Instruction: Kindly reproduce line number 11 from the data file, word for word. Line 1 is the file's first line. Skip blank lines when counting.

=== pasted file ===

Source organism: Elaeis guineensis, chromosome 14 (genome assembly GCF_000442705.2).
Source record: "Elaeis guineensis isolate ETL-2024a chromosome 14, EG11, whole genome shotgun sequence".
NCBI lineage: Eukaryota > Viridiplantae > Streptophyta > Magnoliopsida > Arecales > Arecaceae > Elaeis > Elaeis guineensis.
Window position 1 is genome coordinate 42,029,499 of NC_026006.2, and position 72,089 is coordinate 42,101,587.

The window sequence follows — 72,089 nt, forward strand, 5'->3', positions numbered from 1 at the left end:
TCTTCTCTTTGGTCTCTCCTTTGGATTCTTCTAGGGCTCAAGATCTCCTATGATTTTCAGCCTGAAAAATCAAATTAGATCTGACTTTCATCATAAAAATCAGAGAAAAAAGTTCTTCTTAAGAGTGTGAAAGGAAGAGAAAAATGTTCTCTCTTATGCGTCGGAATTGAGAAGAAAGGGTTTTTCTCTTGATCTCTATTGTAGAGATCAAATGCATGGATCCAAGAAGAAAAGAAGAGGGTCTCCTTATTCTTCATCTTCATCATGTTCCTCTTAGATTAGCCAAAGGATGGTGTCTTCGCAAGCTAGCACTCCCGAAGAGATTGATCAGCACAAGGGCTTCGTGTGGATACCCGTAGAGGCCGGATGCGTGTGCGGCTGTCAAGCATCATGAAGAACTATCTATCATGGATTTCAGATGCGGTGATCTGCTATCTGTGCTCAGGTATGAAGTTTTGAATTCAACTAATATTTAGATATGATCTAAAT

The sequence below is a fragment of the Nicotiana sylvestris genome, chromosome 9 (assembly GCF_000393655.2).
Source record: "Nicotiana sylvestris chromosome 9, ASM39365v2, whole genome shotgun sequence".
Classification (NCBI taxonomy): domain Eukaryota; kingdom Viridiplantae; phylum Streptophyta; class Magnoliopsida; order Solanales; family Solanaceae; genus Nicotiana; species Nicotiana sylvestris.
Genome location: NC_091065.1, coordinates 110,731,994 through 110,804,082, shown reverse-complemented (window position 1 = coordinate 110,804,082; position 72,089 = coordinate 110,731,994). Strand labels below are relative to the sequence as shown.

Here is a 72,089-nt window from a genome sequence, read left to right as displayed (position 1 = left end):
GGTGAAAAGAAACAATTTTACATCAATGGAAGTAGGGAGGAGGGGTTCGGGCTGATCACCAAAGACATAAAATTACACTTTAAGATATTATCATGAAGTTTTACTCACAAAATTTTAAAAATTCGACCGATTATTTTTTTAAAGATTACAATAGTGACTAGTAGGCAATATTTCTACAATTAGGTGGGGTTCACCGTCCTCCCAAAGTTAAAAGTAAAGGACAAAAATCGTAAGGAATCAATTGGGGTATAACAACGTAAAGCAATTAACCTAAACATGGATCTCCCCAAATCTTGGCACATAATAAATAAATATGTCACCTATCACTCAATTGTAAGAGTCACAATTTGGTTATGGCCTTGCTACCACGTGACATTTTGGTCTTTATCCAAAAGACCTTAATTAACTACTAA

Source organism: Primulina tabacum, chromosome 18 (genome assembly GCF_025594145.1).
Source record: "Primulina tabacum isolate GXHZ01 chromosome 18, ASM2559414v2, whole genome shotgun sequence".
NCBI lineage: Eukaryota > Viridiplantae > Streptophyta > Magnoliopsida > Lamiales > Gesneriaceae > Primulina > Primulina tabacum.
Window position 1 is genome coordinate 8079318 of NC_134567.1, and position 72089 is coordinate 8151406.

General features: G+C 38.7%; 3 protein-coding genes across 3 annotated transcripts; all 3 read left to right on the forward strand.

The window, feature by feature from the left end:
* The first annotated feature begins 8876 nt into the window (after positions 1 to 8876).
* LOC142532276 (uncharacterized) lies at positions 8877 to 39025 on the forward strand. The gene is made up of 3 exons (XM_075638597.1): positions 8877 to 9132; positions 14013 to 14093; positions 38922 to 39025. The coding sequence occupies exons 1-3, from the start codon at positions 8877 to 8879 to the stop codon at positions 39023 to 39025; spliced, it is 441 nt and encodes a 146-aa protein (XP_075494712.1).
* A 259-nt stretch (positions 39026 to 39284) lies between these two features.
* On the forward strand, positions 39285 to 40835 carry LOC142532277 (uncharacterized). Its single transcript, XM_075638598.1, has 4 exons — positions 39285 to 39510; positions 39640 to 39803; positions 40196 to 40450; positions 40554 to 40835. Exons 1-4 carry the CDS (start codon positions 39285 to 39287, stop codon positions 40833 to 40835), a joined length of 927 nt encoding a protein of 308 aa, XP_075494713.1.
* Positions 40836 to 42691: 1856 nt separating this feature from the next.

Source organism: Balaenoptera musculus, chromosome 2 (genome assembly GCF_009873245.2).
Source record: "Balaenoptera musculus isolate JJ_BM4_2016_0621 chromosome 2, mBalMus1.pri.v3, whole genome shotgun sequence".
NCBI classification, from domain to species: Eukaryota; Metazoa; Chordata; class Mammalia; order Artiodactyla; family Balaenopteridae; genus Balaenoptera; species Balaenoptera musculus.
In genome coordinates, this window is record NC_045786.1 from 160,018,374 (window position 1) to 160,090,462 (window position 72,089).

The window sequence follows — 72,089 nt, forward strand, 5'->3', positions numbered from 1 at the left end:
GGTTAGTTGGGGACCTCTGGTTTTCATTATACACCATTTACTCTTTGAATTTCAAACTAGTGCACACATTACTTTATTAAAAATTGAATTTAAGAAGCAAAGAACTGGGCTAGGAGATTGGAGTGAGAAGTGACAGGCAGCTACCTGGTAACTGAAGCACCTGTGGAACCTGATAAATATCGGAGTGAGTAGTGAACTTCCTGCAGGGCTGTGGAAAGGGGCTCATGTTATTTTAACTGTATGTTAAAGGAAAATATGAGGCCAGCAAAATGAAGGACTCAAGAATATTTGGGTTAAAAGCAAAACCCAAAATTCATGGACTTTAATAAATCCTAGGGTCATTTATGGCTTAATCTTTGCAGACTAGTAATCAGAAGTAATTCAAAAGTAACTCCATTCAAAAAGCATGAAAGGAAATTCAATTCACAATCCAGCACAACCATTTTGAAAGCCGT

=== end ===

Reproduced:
Here is a 72,089-nt window from a genome sequence, read left to right as displayed (position 1 = left end):